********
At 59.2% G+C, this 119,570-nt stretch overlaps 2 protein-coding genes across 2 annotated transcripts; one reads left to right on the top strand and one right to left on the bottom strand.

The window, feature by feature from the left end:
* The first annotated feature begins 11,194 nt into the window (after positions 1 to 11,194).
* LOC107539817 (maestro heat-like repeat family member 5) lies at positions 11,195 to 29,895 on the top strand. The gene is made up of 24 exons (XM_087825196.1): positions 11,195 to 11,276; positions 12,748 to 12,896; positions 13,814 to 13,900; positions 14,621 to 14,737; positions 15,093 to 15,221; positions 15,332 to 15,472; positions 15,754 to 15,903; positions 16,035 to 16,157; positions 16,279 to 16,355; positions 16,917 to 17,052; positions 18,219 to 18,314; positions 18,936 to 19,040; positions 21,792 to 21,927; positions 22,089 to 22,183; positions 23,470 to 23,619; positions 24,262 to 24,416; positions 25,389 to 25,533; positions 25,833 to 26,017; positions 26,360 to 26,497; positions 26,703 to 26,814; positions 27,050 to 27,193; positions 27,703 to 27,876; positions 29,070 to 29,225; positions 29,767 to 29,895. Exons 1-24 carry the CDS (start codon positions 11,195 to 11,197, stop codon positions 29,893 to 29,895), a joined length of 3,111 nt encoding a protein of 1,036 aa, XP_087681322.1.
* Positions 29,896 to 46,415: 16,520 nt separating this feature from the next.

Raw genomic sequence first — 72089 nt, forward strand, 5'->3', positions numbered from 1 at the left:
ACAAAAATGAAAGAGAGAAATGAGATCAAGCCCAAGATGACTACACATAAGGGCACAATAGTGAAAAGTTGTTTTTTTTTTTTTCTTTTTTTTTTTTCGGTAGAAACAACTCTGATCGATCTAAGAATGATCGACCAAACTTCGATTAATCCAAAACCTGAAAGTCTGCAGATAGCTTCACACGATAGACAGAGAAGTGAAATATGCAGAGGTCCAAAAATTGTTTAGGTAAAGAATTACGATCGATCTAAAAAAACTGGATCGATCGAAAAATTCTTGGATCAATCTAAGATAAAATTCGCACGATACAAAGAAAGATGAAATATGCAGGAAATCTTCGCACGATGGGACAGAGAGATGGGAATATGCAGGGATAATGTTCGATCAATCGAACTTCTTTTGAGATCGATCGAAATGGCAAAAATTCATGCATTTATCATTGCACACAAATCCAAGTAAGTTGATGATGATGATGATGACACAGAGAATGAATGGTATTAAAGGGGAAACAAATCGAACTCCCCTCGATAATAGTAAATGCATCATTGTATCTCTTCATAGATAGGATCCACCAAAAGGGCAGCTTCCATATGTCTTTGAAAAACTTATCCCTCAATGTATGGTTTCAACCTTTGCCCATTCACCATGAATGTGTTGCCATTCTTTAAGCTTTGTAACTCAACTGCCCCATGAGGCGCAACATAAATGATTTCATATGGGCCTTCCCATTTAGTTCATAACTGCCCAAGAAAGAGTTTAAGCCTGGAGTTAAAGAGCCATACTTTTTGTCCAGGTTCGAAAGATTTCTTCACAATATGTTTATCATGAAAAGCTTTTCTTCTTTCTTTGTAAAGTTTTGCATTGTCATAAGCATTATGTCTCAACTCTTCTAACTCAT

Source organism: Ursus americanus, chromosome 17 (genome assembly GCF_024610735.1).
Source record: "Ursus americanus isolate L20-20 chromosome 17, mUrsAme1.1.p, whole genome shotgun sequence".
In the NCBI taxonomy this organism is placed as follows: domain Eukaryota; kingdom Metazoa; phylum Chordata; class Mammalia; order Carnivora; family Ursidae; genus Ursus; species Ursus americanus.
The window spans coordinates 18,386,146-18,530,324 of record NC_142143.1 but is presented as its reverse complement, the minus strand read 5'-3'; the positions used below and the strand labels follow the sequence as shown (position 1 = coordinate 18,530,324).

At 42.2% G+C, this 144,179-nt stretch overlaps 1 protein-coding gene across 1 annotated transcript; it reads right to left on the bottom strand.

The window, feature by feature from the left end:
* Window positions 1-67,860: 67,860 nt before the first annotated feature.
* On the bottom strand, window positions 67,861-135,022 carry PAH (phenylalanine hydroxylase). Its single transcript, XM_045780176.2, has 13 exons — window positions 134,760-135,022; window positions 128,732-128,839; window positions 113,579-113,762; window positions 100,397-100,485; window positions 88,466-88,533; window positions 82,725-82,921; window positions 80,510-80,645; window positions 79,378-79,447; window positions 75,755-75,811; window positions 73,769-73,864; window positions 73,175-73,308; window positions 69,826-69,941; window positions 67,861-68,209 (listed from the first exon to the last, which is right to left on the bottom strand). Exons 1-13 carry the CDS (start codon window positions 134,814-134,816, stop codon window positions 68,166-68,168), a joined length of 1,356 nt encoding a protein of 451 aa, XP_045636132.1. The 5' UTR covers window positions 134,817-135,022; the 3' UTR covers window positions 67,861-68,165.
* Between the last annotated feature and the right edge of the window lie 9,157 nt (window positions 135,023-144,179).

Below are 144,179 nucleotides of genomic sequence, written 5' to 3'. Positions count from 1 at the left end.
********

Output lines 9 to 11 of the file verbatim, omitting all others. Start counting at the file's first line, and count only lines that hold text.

Source record: "Ursus americanus isolate L20-20 chromosome 17, mUrsAme1.1.p, whole genome shotgun sequence".
In the NCBI taxonomy this organism is placed as follows: domain Eukaryota; kingdom Metazoa; phylum Chordata; class Mammalia; order Carnivora; family Ursidae; genus Ursus; species Ursus americanus.
The window spans coordinates 18,386,146-18,530,324 of record NC_142143.1 but is presented as its reverse complement, the minus strand read 5'-3'; the positions used below and the strand labels follow the sequence as shown (position 1 = coordinate 18,530,324).